Nicole: Yeah, it’s beautiful being that, a little bit naïve to the risks that exist and then just embracing the challenge and being curious about a solution. There’s something really precious about a youth view on that as opposed to a bitter old view who’s worried, a risk averse and worried about consequences that may never eventuate in the first place.
Isobel: Yeah, a very wise saying I believe is “YOLO” because it’s so true. It sounds so obviously
Nicole: I was so expecting a Chinese proverb or something at the end of that sentence.
Isobel: No. I mean, it does sound like it’s in a different language. But it, I don’t know what language it would be like it, but anyway. YOLO is so true because we are like, we’re all going to die, like that’s the reality, may as well do something exciting, or try to leave behind some sort of legacy. Yeah, there’s no better time than to do it when you’re young.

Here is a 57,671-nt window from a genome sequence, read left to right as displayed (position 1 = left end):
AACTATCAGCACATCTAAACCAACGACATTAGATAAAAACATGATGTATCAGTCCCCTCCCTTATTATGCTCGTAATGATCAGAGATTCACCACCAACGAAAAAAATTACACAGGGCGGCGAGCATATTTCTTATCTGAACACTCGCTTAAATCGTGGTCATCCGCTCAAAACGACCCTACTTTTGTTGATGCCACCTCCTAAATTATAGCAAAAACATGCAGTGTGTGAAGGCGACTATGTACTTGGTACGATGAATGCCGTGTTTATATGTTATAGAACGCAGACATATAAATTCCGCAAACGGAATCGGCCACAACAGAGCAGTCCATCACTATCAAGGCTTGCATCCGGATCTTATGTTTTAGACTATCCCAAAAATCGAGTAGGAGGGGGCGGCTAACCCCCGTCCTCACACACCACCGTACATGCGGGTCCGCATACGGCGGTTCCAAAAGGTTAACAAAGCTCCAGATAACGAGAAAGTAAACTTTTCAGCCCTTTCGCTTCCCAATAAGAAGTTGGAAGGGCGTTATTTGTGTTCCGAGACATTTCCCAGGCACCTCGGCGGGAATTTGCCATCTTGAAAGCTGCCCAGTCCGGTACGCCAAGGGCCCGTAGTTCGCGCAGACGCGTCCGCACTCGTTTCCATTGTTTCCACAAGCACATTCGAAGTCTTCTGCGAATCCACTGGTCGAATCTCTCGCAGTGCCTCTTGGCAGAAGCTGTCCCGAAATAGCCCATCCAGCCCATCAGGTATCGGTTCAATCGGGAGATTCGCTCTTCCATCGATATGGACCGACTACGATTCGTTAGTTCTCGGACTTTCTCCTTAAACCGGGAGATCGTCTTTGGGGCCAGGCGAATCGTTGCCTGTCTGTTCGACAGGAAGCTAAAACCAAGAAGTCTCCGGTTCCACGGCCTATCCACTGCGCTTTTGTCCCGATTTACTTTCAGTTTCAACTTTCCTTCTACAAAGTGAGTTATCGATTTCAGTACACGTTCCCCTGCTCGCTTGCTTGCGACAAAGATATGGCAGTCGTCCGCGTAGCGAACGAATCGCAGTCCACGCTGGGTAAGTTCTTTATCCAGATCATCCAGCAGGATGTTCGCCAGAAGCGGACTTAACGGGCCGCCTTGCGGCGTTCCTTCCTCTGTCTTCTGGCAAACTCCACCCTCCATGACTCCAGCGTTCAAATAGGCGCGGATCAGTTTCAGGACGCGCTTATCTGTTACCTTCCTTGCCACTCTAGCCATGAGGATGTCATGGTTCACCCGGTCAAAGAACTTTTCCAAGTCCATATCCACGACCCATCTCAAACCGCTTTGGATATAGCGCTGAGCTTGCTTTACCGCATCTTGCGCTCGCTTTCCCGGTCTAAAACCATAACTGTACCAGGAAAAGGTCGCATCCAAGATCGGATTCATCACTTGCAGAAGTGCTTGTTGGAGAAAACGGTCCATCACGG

Nicole: Yeah, I think that, you know, what you started, I’m going to go with Wheeze from now on because, you know, we’re BFF’s and I can do that, but what you lead with at the beginning of this around advice, and you said “at the end of the day, if it doesn’t work, you just pick yourself up and you go again”. At the end of the day, we’re always going to regret the things that we didn’t do far more than the things that we did do.
Eloise: Yep, exactly.
Nicole: So, anybody listening at the moment who’s like wow I really need to get myself some Taboo products, or tap into these guys in socials and elsewhere, like where can people find you and support you and get around you?
Eloise: So, our website is tabooau.co, not .com, a lot of people say .com, but it’s not .com it’s .co. On the website, you’ll be able to find our range of certified organic cotton pads and tampons. So, we just have the regular absorbencies on sale at the moment, and they are fantastic quality. They’re made in a factory that runs off hydroelectricity, so they’re good for you and good for the environment.
Isobel: I’m using one now, it’s great!
Eloise: We also sell t-shirts and stickers and stubby holders and those exist really for the purpose of spreading the normality of periods and addressing the stigma that menstruation has. You can find us on Instagram and Facebook if you search @taboosanitaryproducts. You’ll also find us on Google if you search @taboosanitaryproducts.